CEO Corner

Economic Front

Well it is that time of year again: Minnesota’s legislature has convened and is working on putting together a budget for our next biennium (July 1, 2021 – June 30, 2023), as well as working on other unfinished business. Many of us were afraid of the prospects for this legislative session back last summer into fall. The forecasted Minnesota budget deficits looked truly horrendous as a result of the COVID shutdowns, and disability advocates were worried.

However, things have certainly gotten much better on the economic front since those dark days. Minnesota’s budget deficit for this current biennium (through June 30 of this year) disappeared in the early December forecasts. The forecasted deficit for the new biennium was reduced to $1.3 billion. Both the Governor and the Senate Majority Leader expect that deficit to go down further when the February forecast comes out. The state has $2.4 billion in its budget reserves, so in theory it could eliminate the deficit without any cuts at all.

Even before the good news on the deficit front, our trade association, ARRM was  preparing to propose an aggressive array of bills for individuals with disabilities. The impetus for this aggressiveness was and is the disappointment felt by residential providers in the state’s response to COVID. It has been generous with many organizations and individuals who have suffered during the pandemic; but it has been missing in action for people with disabilities in their residences.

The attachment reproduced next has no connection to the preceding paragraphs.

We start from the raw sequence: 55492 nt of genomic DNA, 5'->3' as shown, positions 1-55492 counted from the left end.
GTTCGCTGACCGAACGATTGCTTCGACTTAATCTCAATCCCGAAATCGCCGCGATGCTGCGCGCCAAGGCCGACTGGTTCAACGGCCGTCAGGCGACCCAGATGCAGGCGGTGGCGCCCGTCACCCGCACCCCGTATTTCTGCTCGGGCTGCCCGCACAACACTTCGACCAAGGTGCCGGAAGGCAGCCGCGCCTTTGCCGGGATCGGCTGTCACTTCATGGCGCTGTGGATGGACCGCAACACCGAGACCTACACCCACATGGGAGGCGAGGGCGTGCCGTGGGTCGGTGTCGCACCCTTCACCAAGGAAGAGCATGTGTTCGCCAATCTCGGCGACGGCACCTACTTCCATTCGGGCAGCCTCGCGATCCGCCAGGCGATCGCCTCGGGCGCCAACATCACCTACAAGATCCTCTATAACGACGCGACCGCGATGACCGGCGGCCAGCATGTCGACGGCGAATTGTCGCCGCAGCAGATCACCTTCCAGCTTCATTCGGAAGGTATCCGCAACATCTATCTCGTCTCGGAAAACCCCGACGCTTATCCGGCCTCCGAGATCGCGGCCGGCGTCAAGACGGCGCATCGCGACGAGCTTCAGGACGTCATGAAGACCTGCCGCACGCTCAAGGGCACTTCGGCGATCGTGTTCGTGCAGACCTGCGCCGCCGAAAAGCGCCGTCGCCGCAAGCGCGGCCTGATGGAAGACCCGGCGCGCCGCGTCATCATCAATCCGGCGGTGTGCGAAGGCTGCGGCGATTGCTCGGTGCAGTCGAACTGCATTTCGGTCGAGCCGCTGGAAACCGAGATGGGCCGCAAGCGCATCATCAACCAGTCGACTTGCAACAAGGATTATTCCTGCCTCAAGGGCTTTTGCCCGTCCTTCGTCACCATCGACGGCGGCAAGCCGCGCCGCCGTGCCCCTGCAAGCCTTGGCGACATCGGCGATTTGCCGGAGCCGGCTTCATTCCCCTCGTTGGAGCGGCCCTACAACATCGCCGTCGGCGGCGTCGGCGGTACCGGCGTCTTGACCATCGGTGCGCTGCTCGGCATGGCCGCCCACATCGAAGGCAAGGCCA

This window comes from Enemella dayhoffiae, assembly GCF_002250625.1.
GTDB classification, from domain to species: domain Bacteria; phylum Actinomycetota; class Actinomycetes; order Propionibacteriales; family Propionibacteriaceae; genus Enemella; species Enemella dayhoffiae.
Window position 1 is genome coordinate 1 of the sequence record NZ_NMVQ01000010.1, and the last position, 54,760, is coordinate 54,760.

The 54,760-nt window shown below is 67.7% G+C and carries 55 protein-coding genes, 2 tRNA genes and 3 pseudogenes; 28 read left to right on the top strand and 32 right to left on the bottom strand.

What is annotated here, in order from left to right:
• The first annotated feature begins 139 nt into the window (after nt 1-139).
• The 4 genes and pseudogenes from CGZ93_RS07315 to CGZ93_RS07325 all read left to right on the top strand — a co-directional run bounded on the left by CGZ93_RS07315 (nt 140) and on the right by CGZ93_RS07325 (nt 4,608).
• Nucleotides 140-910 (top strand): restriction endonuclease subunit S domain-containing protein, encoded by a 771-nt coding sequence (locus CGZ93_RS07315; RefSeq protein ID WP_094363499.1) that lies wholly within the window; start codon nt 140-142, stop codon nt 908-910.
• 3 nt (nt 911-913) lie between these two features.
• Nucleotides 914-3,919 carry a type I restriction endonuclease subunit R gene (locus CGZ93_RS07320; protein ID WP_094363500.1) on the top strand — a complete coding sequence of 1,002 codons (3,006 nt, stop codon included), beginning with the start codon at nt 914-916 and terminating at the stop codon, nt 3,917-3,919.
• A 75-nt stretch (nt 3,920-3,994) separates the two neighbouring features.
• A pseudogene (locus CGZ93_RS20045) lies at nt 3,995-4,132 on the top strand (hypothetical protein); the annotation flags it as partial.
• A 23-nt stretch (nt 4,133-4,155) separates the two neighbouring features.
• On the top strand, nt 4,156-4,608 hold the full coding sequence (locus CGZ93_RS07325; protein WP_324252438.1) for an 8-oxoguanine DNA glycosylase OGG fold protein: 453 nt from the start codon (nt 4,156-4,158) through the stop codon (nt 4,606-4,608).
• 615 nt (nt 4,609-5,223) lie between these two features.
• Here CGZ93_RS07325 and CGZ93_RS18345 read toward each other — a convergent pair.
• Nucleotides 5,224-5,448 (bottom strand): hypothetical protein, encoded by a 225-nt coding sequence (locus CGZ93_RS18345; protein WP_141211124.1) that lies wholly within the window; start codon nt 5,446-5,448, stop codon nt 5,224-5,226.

Asking for Help

Homeward Bound is partially an exception to this feeling. It did receive a generous grant from the Department of Health which partially covered PPE expenses, but only because its larger ICF was found to be eligible for grants originally intended for nursing homes. And that grant only covered about 15% of its unfunded COVID losses. These losses are approximately $1.3 million for 2020.  They include COVID overtime and hazard pay, the rest of our PPE costs, other medical supplies, and most importantly lost revenue from empty beds.

And so ARRM will be asking the legislature and the Governor for the same grants that were appropriated for the day program industry back last fall. These were absolutely necessary to save those organizations, and they are just as necessary for residential organizations.

In addition, ARRM will be asking for help for ICFs\ID. As you know, Homeward Bound Operates three of these: the Brooklyn Park program and two smaller ones we call Plymouth and Maple Grove. These programs have not had a rate increase since 2015. ARRM will ask for:

  • A 5% rate increase for each facility;
  • A rate increase for “Services During the Day.” This is the funding stream that pays an ICF when individuals stay home and do not go to day program.  Since March of last year, no Homeward Bound individuals living at an ICF has gone to day program.  This means that Homeward Bound must staff hundreds of extra hours of coverage during the day;
  • The revision and expansion of a program to cover additional expenses for individuals whose needs are growing, into a program similar to the one that exists for waivered services.

I will keep you posted.

News / Feature / CEO Corner